Shore diving for experts.

  1. Wellington scuba diving fun blog Shore Diving

Going SCUBA diving from shore dive can be very enjoyable and relatively simple to do. Although, as with boat diving, when shore diving there are also a few specific yet relatively simple things you can do to keep it simple and going smoothly.

Before we get into detail…

Wellington and many places around NZ and oversea’s offer excellent Shore diving. The benefit’s are substantial in saving’s on boating costs, time and convenience. Relax on the beach between dives (no need to pull up anchor). Services are sometimes on the beach like toilet’s and even catering..! (No large dive boat required).

It might seem like we’re against boat diving. That is not the case. Boat diving is good too and allows you to dive where you could not otherwise get to. Keep this in mind but realise how much more SCUBA diving and exploring you can get in by doing a mix of both Boat and Shore diving.

Dive Gear for Shore Diving

Yes that’s right, some dive gear requirements may be different for Shore Diving. Mainly however, the only real equipment requirement is a pair of dive Boots suitable for your walk to the water. Commonly, and in Wellington especially, the better dive sites are near the rock’s which house much of the interesting marine life. A good pair of hard sole dive boot’s like our Atlantis B20’s are excellent for the job.

Check the Weather

Just like boat diving, a good Shore dive can be affected by the conditions. Keep an eye on the weather, in particular the swell is more prominent when shore diving. Waves (swell) is squashed up as it nears the shore making waves that can affect your water entry/exit technique or dive site selection for the day.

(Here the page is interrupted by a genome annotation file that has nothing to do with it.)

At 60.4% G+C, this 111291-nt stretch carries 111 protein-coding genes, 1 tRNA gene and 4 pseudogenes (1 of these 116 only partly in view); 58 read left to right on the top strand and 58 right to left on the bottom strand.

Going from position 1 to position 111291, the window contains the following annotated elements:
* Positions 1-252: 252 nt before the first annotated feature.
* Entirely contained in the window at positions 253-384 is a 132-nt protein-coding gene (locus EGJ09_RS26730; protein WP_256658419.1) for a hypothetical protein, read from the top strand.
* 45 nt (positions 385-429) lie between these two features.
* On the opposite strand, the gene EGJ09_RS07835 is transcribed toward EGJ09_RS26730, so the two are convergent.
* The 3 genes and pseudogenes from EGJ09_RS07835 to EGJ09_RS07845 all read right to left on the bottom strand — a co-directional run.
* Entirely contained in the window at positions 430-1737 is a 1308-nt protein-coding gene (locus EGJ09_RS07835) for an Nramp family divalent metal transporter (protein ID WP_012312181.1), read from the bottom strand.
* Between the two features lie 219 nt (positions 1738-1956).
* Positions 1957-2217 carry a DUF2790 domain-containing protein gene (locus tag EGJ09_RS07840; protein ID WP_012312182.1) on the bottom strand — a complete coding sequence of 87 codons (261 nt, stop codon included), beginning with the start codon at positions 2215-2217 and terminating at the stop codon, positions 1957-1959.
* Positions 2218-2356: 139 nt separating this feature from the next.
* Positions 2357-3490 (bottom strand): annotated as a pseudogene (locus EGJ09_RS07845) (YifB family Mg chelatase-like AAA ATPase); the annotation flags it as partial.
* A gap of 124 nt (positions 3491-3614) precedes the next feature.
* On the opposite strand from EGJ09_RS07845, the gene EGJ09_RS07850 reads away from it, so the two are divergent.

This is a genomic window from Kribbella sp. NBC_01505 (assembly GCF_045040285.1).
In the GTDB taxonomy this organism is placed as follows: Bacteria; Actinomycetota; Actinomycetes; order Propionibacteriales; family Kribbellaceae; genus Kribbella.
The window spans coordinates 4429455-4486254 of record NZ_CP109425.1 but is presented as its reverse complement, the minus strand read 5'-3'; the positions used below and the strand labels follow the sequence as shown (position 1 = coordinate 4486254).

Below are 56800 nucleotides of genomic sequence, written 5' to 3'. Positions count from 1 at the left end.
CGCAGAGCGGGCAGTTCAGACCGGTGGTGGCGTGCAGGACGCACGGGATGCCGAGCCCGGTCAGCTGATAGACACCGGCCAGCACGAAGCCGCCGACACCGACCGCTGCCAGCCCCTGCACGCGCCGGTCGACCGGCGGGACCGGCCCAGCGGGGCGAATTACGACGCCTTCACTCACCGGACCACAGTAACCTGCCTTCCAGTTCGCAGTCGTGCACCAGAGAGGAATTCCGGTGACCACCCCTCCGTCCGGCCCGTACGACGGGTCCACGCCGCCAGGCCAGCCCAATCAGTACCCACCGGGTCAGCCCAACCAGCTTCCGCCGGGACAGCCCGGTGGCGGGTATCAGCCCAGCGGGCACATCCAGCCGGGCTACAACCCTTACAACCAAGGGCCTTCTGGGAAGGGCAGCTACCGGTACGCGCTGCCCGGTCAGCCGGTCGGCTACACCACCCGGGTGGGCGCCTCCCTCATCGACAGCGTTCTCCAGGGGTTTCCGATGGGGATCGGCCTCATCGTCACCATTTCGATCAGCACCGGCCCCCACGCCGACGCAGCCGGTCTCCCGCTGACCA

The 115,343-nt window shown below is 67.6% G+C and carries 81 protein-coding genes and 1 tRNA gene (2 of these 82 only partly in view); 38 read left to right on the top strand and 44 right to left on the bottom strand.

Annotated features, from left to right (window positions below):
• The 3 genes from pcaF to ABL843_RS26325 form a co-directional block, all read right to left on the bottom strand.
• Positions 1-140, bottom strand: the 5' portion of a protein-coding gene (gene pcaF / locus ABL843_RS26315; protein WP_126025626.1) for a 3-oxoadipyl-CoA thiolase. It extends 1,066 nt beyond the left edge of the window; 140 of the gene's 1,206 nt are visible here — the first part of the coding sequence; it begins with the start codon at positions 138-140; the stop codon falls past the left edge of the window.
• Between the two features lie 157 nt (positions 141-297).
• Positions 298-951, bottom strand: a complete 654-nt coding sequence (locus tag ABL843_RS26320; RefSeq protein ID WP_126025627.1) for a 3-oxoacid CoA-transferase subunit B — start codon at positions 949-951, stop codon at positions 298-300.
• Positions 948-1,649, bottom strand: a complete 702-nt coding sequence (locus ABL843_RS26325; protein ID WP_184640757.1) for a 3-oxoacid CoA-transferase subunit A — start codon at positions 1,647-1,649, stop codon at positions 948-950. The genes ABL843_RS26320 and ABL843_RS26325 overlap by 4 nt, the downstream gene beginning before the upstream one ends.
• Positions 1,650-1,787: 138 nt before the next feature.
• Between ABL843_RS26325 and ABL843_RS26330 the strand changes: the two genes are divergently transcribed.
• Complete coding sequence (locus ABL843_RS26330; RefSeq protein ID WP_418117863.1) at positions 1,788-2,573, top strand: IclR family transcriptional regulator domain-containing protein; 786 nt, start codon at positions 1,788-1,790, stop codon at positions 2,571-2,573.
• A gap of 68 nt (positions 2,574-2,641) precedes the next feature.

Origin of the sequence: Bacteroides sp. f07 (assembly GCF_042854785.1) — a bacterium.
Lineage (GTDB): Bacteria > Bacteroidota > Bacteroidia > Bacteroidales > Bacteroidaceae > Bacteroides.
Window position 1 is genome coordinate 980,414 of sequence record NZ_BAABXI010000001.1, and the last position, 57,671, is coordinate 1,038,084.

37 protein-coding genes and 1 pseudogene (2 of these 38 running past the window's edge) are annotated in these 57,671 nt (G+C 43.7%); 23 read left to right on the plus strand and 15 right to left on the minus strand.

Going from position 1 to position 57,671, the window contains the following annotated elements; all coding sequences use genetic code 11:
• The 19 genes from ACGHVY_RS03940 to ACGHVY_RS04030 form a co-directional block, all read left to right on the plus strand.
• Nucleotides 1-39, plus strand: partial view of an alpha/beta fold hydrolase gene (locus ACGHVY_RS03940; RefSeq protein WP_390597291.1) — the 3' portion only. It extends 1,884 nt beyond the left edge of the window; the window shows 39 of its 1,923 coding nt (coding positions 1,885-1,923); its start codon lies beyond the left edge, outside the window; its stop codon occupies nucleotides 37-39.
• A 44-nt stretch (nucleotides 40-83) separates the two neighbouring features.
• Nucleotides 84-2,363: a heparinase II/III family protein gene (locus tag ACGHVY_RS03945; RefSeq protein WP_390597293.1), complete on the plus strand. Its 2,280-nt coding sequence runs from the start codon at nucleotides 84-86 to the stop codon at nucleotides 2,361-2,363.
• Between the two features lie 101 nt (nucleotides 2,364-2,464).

Entering the water

Although seemingly simple, there are a few trick’s you can use that make quite a lot of difference. Thing’s like when to put your fin’s on and defogging your dive mask. When shore diving, once you are all geared up and have done your buddy checks. Keep your fin’s tucked under your arm and mask in your hand (or around your neck). Take your time entering the water and take each step carefully as you will not be able to see clearly where you are standing.

Enter the water until you are deep enough to swim away unobstructed, normally about waist to stomach height. Now you can defog your mask and reach the water easily to rinse your mask before putting it on. Double-check your BCD is fully inflated and put your regulator in then lean back into your BCD until you are floating. Now you have full freedom of movement to fit your fins while floating on the surface. Having your regulator in means you can still breath if you roll over or anything like that. With a little practice you’ll be able to balance and not need to put your regulator in.

Then start swimming out to your decent/ascent location.

Navigation while shore diving

Although similar in most instances. It can often be easier to Navigate Underwater during a Shore Dive. Some simple things like bottom contour getting deeper or shallower are clear indicators of what direction you are swimming in relation to your entry/exit location.

Exiting the water

While exiting the water from a shore dive, you want to take your fin’s off before you get too shallow. Standing up with your dive gear on is also much easier with the help of some buoyancy. Once you reach about the same depth as when you put your mask and fins on when getting in, waist to stomach height (not too deep either. You may find yourself trying to kick in without your fins on… not as easy.) Remove your fins at a depth you can stand up in and take a few moments to take stock on that cursed gravity. Some people like to lower their mask around their neck before walking out also. As with walking in, be patient exiting the water and take each step carefully as you will not be able to see clearly where you are standing.